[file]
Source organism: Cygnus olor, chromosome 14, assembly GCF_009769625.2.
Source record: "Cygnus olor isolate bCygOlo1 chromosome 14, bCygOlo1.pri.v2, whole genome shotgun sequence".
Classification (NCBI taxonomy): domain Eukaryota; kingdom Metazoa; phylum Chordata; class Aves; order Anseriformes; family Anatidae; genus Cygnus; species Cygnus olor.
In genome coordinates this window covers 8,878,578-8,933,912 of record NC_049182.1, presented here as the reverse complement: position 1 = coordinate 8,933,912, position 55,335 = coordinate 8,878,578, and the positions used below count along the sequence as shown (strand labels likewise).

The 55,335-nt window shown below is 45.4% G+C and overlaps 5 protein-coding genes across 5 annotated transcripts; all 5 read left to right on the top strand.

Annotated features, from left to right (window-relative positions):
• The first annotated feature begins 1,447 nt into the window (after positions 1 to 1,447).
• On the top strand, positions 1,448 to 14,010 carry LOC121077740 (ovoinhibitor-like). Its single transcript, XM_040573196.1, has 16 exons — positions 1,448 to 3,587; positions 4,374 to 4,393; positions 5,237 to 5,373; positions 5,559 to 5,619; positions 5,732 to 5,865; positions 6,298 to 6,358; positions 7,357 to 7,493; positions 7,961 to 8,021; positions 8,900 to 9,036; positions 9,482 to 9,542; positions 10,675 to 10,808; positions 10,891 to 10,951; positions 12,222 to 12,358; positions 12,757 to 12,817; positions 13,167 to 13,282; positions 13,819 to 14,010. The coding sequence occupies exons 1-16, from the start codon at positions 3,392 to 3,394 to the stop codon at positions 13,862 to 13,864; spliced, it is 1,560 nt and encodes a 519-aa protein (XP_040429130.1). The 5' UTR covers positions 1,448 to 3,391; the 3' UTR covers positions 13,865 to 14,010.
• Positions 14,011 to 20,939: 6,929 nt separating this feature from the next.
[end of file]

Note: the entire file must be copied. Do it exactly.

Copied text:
Source organism: Cygnus olor, chromosome 14, assembly GCF_009769625.2.
Source record: "Cygnus olor isolate bCygOlo1 chromosome 14, bCygOlo1.pri.v2, whole genome shotgun sequence".
Classification (NCBI taxonomy): domain Eukaryota; kingdom Metazoa; phylum Chordata; class Aves; order Anseriformes; family Anatidae; genus Cygnus; species Cygnus olor.
In genome coordinates this window covers 8,878,578-8,933,912 of record NC_049182.1, presented here as the reverse complement: position 1 = coordinate 8,933,912, position 55,335 = coordinate 8,878,578, and the positions used below count along the sequence as shown (strand labels likewise).

The 55,335-nt window shown below is 45.4% G+C and overlaps 5 protein-coding genes across 5 annotated transcripts; all 5 read left to right on the top strand.

Annotated features, from left to right (window-relative positions):
• The first annotated feature begins 1,447 nt into the window (after positions 1 to 1,447).
• On the top strand, positions 1,448 to 14,010 carry LOC121077740 (ovoinhibitor-like). Its single transcript, XM_040573196.1, has 16 exons — positions 1,448 to 3,587; positions 4,374 to 4,393; positions 5,237 to 5,373; positions 5,559 to 5,619; positions 5,732 to 5,865; positions 6,298 to 6,358; positions 7,357 to 7,493; positions 7,961 to 8,021; positions 8,900 to 9,036; positions 9,482 to 9,542; positions 10,675 to 10,808; positions 10,891 to 10,951; positions 12,222 to 12,358; positions 12,757 to 12,817; positions 13,167 to 13,282; positions 13,819 to 14,010. The coding sequence occupies exons 1-16, from the start codon at positions 3,392 to 3,394 to the stop codon at positions 13,862 to 13,864; spliced, it is 1,560 nt and encodes a 519-aa protein (XP_040429130.1). The 5' UTR covers positions 1,448 to 3,391; the 3' UTR covers positions 13,865 to 14,010.
• Positions 14,011 to 20,939: 6,929 nt separating this feature from the next.